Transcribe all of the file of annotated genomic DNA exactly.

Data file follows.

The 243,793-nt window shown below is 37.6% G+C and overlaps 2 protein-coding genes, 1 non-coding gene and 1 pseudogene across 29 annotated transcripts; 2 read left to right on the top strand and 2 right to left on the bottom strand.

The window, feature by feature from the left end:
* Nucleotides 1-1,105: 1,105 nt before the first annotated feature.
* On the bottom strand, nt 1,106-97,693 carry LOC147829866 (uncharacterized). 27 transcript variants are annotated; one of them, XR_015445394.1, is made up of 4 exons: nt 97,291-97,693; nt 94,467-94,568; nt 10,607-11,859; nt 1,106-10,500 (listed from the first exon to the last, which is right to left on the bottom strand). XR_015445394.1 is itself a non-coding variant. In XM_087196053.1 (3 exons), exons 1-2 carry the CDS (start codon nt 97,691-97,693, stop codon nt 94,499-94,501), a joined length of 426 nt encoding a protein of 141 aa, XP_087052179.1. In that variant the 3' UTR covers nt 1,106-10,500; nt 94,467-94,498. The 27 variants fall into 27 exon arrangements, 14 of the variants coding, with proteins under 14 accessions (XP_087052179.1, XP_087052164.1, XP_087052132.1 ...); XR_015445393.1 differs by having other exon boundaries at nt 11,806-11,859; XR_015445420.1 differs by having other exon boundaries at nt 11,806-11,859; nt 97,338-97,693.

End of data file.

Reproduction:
The 243,793-nt window shown below is 37.6% G+C and overlaps 2 protein-coding genes, 1 non-coding gene and 1 pseudogene across 29 annotated transcripts; 2 read left to right on the top strand and 2 right to left on the bottom strand.

The window, feature by feature from the left end:
* Nucleotides 1-1,105: 1,105 nt before the first annotated feature.
* On the bottom strand, nt 1,106-97,693 carry LOC147829866 (uncharacterized). 27 transcript variants are annotated; one of them, XR_015445394.1, is made up of 4 exons: nt 97,291-97,693; nt 94,467-94,568; nt 10,607-11,859; nt 1,106-10,500 (listed from the first exon to the last, which is right to left on the bottom strand). XR_015445394.1 is itself a non-coding variant. In XM_087196053.1 (3 exons), exons 1-2 carry the CDS (start codon nt 97,691-97,693, stop codon nt 94,499-94,501), a joined length of 426 nt encoding a protein of 141 aa, XP_087052179.1. In that variant the 3' UTR covers nt 1,106-10,500; nt 94,467-94,498. The 27 variants fall into 27 exon arrangements, 14 of the variants coding, with proteins under 14 accessions (XP_087052179.1, XP_087052164.1, XP_087052132.1 ...); XR_015445393.1 differs by having other exon boundaries at nt 11,806-11,859; XR_015445420.1 differs by having other exon boundaries at nt 11,806-11,859; nt 97,338-97,693.